With his European accent and electrically charged hair, Walter Lewin more than evokes the mad scientist of cartoons and B movies. For years, the MIT emeritus professor has been delivering silly, energetic, easy-to understand physics lectures. Videos of him swinging in front of the classroom on a huge pendulum went viral before anyone had coined the term.
Last year, he gave one last lecture. and retired at 75. But, this summer, he’s engaged in an encore performance. Lewin has prepared eight new lectures and is delivering them before live audiences for Japanese public television. On Monday – a brilliant summer morning — students and admirers packed a windowless lecture hall to see Lewin live.
“What is electricity? What is magnetism?” he asked, cameras following him from three different angles. “It is a very easy question to ask but it is not possible to answer it — not in two lectures not even in THE…” – his voice rising –“… THIRTY-FIVE LECTURES I spend with my freshman on this topic.”
He then tried, rubbing a glass rod with fabric and using a Mylar balloon to demonstrate positive and negative charges. Other tools included a rolled-up copper wire, confetti, a comb, and bulbs powered by an industrial-looking hand pump. No sign of Lewin’s trademark pendulum. But, despite moving with a bit of palsy, he climbed up on the desk with ease– and took a kid with him.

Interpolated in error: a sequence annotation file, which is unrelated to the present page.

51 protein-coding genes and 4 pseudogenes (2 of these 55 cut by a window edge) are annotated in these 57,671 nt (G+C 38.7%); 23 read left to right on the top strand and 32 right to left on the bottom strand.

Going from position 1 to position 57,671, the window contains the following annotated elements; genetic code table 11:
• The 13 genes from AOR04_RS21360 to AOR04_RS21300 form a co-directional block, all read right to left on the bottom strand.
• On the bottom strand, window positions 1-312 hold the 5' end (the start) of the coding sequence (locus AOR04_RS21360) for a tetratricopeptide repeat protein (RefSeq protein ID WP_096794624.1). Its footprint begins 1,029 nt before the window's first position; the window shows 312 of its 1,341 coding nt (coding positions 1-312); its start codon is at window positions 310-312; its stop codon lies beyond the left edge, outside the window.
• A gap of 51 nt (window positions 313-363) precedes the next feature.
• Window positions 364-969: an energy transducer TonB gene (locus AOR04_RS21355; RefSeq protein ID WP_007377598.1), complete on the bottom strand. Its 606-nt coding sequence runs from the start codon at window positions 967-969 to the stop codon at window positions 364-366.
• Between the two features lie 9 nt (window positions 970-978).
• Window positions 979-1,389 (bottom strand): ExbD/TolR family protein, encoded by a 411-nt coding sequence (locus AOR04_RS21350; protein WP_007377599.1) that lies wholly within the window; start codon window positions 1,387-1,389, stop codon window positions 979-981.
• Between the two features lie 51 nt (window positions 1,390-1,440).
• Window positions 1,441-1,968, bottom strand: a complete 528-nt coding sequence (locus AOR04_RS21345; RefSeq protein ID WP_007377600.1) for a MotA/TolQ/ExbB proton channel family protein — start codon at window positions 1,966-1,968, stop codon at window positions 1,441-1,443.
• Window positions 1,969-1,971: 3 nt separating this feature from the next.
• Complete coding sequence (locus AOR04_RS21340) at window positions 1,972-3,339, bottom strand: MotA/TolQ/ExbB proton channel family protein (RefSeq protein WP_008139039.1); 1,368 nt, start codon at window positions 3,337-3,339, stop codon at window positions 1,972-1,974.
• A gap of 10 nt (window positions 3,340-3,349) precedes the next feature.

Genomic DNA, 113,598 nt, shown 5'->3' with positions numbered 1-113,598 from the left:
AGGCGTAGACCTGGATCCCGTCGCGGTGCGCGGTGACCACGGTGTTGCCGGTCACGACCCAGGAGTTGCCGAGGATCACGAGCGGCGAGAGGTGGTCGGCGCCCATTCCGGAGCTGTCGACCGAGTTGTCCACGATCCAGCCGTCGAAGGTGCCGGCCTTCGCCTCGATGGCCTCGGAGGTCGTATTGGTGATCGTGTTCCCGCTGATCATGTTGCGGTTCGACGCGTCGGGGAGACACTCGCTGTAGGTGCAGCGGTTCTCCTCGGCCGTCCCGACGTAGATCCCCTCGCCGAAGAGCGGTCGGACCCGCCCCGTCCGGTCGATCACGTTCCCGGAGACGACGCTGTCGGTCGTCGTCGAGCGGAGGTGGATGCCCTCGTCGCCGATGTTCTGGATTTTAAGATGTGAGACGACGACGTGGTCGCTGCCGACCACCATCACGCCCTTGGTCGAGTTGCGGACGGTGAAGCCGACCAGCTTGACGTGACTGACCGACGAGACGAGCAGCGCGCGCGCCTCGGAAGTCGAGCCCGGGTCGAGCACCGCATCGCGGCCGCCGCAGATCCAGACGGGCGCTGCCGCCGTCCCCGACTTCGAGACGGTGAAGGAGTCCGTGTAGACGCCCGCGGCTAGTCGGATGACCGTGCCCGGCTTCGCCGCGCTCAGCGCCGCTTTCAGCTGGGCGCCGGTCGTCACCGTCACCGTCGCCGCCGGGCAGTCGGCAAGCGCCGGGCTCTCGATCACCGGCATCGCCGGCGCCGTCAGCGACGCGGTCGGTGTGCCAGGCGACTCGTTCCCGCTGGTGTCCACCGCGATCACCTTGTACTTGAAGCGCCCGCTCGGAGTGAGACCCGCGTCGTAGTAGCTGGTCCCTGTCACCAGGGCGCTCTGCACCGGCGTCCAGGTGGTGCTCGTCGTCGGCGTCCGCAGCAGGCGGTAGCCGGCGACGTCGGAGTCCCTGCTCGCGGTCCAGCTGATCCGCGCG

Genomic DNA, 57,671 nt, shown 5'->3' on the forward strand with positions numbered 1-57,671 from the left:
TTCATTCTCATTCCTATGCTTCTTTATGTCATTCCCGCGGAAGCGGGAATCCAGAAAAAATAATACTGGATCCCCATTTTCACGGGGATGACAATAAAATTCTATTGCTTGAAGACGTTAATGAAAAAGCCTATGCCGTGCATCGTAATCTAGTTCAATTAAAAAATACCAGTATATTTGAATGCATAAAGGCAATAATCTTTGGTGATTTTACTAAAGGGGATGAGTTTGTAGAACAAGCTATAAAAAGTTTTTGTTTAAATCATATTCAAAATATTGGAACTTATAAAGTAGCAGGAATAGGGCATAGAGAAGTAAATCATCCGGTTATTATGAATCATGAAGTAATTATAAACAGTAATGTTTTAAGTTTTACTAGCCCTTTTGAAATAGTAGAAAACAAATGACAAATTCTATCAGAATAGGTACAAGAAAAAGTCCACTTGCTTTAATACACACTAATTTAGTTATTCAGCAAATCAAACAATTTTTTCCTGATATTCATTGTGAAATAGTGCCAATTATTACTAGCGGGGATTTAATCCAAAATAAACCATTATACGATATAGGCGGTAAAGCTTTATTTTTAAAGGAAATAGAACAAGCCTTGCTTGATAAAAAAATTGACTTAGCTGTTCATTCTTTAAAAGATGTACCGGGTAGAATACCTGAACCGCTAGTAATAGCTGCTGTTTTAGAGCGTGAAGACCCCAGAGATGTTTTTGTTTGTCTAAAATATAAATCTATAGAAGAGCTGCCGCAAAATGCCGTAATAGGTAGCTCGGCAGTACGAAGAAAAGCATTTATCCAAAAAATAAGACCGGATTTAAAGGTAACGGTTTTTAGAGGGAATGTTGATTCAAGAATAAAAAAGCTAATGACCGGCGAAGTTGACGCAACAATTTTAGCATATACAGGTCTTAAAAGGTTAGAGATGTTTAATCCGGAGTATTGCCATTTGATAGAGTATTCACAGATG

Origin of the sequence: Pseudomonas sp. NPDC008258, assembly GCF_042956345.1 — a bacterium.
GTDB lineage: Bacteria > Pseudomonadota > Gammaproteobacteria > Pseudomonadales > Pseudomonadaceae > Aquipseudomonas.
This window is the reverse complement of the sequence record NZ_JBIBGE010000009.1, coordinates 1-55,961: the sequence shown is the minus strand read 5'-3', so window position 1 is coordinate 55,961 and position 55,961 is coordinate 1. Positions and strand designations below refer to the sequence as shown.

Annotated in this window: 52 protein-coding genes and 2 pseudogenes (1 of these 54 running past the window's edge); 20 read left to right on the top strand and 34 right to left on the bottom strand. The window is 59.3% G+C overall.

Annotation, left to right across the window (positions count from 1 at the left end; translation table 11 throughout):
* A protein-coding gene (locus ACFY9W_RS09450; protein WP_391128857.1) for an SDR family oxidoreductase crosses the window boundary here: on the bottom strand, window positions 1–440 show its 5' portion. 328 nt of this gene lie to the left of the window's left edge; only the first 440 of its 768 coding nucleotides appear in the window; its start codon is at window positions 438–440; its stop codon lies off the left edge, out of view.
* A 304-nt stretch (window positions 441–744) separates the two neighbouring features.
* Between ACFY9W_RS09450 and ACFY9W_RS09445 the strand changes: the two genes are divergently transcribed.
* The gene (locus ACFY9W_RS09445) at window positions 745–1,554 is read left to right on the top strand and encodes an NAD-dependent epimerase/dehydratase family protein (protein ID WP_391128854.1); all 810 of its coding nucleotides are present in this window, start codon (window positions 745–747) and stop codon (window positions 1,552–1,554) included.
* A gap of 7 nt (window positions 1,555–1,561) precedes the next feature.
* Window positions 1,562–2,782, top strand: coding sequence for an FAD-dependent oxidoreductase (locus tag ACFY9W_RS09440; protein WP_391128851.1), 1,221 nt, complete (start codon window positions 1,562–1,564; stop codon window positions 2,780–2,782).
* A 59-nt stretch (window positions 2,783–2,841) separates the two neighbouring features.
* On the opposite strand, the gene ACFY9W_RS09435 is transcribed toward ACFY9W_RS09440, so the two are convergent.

“Nelson,” he said. “I am going to beat you… It is a sacrifice for the sake of science.”
Soon, young Nelson was up on the desk and Lewin was “beating “ him with a piece of fur. A billowing fistful of Christmas tinsel demonstrated conductivity. The audience let out an “oooooo!”
MIT reports that five million people have watched Lewin’s lectures online. The professor started out on Seattle public television and then moved to MIT Open Courseware, where his videos are program favorites. He’s also easy to find on You Tube and iTunes, but he reportedly responds to emails and remains accessible to his fans and students. At the end of this talk, they crowded around the desk and asked him to pose for pictures and sign books. He complied uncomplainingly. Kate Tatar is an incoming MIT Freshman who is working as an intern at Lincoln Lab for the summer. She had seen Lewin online before she got an email about the event.
“I was like – I’ve got to go,” she said. “It was really great to see him in person. He just lights up the room.”
Considering his topic, Lewin should be pleased.
Four more talks to go. Free, but get there early and know you’ll be giving Japanese TV permission to film you.
- The Hidden Beauty of Rainbows
Monday, July 9
- Resonance and the Sounds of Music
Friday, July 13
- Quantization and Heisenberg’s Uncertainty Principle
Monday, July 16
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